Last summer, Baruch, Zubin, and I got into a discussion about the oft-cited statistic that 75% of fund managers underperform their benchmark. Is it true? Baruch concluded that no one really knows where it came from: "it seems the 75% rule will remain unattributable," he said.
But now there’s an empirical study out:
Standard & Poor’s Index Services has relaunched its Spiva scorecard, which compares the performance of US mutual funds and benchmark indices. Using data corrected for survivorship bias, the scorecard shows the benchmarks outperformed the managers in at least 70 per cent of cases in almost all categories.
“This is true even in relatively inefficient segments of the market such as small capitalisation stocks and emerging markets,” said Srikant Dash, head of global research and design at S&P Index Services.
Here, for instance, is the US scorecard for mid-2008:
Over five years ending June 2008, S&P 500 outperformed 68.6%
of actively managed large cap funds, S&P MidCap 400 outperformed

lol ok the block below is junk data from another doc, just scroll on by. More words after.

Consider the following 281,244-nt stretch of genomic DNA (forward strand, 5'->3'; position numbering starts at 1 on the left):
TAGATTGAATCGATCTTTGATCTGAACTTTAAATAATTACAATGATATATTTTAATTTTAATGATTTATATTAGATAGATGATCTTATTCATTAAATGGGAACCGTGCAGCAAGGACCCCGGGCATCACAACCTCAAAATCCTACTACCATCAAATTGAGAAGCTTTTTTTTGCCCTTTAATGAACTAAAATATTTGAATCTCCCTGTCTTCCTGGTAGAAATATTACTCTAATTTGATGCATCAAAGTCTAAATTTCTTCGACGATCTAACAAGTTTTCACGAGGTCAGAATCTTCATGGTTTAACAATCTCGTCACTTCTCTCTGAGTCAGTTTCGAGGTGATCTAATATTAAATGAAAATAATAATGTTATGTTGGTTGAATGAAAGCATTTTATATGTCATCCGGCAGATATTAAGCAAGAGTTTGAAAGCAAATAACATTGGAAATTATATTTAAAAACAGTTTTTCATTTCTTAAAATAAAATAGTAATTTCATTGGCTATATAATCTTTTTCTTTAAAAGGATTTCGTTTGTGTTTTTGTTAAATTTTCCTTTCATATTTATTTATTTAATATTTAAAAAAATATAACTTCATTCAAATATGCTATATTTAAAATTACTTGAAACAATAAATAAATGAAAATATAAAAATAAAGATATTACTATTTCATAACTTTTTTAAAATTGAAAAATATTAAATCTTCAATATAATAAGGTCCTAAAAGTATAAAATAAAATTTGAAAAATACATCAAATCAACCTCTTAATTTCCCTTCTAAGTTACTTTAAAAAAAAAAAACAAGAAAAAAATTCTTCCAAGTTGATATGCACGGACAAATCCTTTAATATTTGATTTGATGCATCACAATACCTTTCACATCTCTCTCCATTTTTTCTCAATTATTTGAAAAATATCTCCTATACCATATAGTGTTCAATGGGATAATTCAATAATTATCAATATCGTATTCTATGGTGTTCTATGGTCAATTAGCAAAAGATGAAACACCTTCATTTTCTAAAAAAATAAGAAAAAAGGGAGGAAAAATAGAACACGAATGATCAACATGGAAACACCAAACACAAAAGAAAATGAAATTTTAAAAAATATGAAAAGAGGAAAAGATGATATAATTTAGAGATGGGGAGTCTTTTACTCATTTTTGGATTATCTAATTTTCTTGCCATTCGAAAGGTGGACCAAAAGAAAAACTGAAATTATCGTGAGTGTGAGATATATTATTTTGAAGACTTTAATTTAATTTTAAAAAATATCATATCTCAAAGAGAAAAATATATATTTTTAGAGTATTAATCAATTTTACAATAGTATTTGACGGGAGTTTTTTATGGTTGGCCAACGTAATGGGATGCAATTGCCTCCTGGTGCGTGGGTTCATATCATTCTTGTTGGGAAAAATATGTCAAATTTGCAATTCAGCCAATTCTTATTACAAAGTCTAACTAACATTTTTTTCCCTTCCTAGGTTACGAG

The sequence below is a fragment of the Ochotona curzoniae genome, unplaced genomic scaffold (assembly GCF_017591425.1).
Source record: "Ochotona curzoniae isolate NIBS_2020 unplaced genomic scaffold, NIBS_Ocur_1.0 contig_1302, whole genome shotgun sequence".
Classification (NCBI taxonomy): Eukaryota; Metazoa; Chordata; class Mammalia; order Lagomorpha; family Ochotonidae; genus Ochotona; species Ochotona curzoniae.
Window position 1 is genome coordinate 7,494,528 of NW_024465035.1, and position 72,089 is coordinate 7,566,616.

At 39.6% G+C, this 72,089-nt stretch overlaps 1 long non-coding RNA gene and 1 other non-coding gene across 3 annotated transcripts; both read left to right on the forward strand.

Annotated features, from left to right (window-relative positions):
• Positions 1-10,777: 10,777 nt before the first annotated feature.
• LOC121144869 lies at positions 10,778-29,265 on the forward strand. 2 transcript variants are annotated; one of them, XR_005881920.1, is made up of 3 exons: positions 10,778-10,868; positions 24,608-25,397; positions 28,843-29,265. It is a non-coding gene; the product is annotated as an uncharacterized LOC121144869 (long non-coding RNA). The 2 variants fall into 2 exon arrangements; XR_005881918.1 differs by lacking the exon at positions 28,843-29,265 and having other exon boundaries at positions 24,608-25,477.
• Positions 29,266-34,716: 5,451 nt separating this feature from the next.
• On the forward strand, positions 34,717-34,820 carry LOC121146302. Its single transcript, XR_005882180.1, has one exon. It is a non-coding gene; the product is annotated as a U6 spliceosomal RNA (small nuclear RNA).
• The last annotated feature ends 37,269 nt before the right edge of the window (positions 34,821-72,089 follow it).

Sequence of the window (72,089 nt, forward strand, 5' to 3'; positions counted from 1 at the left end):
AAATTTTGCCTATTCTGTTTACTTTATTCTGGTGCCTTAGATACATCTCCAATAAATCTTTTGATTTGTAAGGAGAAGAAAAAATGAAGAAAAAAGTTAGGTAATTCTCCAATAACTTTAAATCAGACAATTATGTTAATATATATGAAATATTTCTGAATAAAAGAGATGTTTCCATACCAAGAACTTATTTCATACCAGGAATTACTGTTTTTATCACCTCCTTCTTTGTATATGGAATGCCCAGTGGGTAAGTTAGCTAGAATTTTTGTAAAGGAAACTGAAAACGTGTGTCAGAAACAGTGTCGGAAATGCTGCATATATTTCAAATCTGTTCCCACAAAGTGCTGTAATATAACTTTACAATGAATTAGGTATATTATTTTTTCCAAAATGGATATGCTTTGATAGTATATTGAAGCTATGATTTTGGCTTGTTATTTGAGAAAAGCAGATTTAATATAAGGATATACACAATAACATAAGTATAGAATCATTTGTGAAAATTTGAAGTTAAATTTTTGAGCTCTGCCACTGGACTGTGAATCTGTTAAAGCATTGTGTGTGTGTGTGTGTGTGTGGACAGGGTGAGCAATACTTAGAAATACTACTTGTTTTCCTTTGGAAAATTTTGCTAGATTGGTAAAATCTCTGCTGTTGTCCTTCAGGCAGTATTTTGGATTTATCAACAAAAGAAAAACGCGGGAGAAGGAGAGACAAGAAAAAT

75.9% of mid cap funds and S&P SmallCap 600 outperformed 77.8%
of small cap funds.
What’s more, the fund performance figures do take into account annual fees, but they don’t take into account any up-front "loads" — the fee paid by investors to get into the fund in the first place, which can be as high as 5%.
Interestingly, in a case of creative destruction, the new, improved Spiva rose from the ashes of the dismembered old Spiva:
SPIVA has been a popular keeper of statistics on the active versus passive debate for more
than five years. Till first quarter of 2007, it was based upon the S&P Mutual Fund database, a
continuous, consistent, survivorship-bias free database. In 2007, that database lost much of its
continuity and consistency following its sale and restructuring. Therefore, we had to seek
alternative data sources to which we could apply the SPIVA methodology.
The new database, put together with combining data from the Center for Research in Security Prices with Lipper fund data, includes more than 3,500 fund portfolios. Which I think makes it the last word on this discussion, at least for the foreseeable future.